The legacy of Black August & Attica lives on

The following edited remarks were made on a Sept. 2 live broadcast, “50 Years of Resistance: Black August & Attica,” sponsored by the Prisoners Solidarity Committee of Workers World Party. Moorehead is a WW managing editor and a member of the PSC. 

For many revolutionaries and activists of my generation, Black August especially in the early 1970s and the Attica prison rebellion played a significant role in our political development and activism. I had just graduated from high school in Hampton, Virginia, when Jonathan Jackson attempted to free his brother, George Jackson, an imprisoned leader of the Black Panther Party, Ruchell Magee, another political prisoner who has been incarcerated for over 58 years, and others, when he took a judge and others hostage in a Marin County courtroom in San Rafael, California, on Aug. 7, 1970. 

It was a prelude of what was to come at Attica in 1971. And even though Jonathan, at the tender age of 17, and others were brutally slaughtered by the police, this daring escape attempt had a profound impact on the movement over 50 years ago and even now. 

Our Party declared Jonathan and his companions as heroes, while others in the movement were critical of their actions. This daring raid reflected the desire for oppressed peoples here and worldwide — Black, Asian, Arab and Latinx — to free themselves from centuries-old racism, colonialism and imperialism by any means necessary, including armed resistance. 

This daring raid also exposed that the only response from the state to any kind of rebellion, big or small, by the most oppressed, is legalized terror on behalf of the oppressor with no compromise. And that the bestiality of this state-sanctioned violence is a sign of fear and trepidation that those in power always have for the masses whenever their class rule is challenged.

George Jackson was assassinated at San Quentin Prison on Aug. 21, 1971. George’s book, “Soledad Brother,” had resonated throughout the movement inside and outside the prison. His second book, “Blood In My Eye,” was released days after his murder. Thousands attended his funeral. 

Huey P. Newton, a founder of the Black Panther Party, gave the eulogy at George’s funeral. Part of that eulogy states: “George was a legendary figure all through the prison system, where he spent most of his life. You know a legendary figure is known to most people through the idea or through the concept or essentially through the spirit. So I met George through the spirit.

“He set a standard for prisoners, political prisoners, for people. He showed the love, the strength, the revolutionary fervor that’s characteristic of any soldier for the people.” 

Attica: ‘The sound before the fury’

Huey’s words reflected how much George was loved and respected by incarcerated revolutionaries everywhere including Attica. In less than a month after George’s death, Attica prisoners went on a hunger strike, wearing black armbands in honor of their fallen hero in protest of horrid conditions and treatment.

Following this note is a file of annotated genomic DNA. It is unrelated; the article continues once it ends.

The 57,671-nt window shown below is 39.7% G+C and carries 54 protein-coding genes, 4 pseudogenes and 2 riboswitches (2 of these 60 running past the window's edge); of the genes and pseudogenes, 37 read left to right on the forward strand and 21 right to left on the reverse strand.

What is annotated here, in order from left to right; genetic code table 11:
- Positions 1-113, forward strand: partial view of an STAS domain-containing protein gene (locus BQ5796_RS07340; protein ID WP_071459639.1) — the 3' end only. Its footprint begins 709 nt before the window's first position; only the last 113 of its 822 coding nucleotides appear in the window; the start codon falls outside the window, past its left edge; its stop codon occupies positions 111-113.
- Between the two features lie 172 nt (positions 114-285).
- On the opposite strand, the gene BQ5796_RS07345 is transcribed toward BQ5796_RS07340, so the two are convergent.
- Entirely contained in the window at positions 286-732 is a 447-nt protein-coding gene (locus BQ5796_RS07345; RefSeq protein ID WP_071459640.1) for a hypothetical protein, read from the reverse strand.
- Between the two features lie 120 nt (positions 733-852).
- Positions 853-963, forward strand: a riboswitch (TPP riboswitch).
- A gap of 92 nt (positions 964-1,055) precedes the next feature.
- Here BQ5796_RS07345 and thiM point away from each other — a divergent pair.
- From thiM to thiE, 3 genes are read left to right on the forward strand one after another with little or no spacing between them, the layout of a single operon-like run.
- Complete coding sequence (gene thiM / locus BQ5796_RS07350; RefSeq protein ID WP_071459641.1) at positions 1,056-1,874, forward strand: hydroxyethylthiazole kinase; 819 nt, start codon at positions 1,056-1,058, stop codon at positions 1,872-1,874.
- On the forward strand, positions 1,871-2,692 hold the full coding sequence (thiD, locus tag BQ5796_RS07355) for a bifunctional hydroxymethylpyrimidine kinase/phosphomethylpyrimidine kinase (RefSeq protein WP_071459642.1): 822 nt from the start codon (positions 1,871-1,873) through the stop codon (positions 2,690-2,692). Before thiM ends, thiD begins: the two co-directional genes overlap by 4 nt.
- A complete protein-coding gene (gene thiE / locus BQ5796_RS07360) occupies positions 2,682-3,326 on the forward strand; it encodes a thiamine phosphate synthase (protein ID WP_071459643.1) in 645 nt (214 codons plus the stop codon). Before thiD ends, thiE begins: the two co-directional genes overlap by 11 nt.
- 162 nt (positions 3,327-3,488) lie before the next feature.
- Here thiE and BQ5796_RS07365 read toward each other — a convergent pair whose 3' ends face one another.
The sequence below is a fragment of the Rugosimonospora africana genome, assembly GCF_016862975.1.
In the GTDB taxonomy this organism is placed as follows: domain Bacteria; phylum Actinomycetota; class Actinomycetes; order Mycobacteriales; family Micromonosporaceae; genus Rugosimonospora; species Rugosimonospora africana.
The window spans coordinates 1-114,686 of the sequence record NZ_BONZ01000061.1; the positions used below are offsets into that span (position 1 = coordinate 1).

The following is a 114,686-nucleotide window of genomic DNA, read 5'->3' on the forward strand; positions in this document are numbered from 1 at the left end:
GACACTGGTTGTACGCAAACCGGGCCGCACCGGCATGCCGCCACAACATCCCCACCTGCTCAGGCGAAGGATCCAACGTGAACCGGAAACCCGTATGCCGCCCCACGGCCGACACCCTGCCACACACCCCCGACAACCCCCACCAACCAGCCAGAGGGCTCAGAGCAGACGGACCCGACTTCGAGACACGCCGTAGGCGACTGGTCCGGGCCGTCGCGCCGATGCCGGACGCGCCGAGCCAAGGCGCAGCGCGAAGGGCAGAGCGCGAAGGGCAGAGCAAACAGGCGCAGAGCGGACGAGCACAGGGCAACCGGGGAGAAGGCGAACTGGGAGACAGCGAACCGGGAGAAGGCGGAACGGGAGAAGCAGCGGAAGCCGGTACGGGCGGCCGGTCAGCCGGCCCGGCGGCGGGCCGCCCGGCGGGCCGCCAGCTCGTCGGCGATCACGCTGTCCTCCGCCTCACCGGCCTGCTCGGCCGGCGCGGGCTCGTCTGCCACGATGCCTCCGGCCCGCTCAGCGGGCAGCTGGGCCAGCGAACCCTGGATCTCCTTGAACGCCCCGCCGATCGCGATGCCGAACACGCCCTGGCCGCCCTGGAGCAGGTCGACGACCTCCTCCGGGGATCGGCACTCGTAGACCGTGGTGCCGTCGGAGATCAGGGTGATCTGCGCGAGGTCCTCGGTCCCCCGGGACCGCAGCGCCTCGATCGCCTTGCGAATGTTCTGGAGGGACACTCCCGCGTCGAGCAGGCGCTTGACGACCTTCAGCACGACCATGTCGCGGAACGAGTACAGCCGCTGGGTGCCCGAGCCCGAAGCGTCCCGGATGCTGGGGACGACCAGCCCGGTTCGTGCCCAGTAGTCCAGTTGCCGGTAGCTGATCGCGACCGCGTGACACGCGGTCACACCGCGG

On Sept. 9, 1971, they had taken guards hostage before taking over the prison. And the Prisoners Solidarity Committee of Youth Against War and Fascism was so honored to have the late Tom Soto be invited by leaders of the uprising to help give voice to the prisoners’ profound demands to the outside world. 

I want to quote from a commentary written by WWP’s First Secretary, Larry Holmes, back in 2016: “The significance of the Attica uprising as a prison rebellion transcends prison. It was almost the Black Liberation Movement’s Paris Commune, of 100 years before in France, in 1871.

“Attica was spontaneous but to the extent that it was led, it was organized by revolutionaries — highly political individuals who considered themselves Marxists, Maoists, Black liberationists. They organized committees for food, for negotiations.

“Their demands included: Prisoners should be considered workers. The work day should be eight hours. Prisoners should have the right to form a union. Prisons should be made to conform to New York state labor laws, including wages and workers’ compensation for accidents. Prisoners should have access to vocational training, union pay scales, union membership.” 

The prisoners also demanded that they be granted asylum to an anti-imperialist country. 

The lessons of Black August and Attica are not just about the past but the present and the future. Their legacies today are about resistance and fight back against capitalism that apply to so many fronts, be they Black Lives Matter, the climate crisis, evictions and more. Their legacies are about freeing all political prisoners and shutting down all aspects of mass incarceration. 

When Attica martyr, L.D. Barkley stated that Attica is the sound before the fury of all the oppressed, he was referring to the multinational voices of workers using rebellion to be visible and heard then, but also now with the global working class that will one day take its rightful place as being the gravediggers of capitalism. 

Monica Moorehead

Monica.Moorehead@workers.org

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Monica Moorehead

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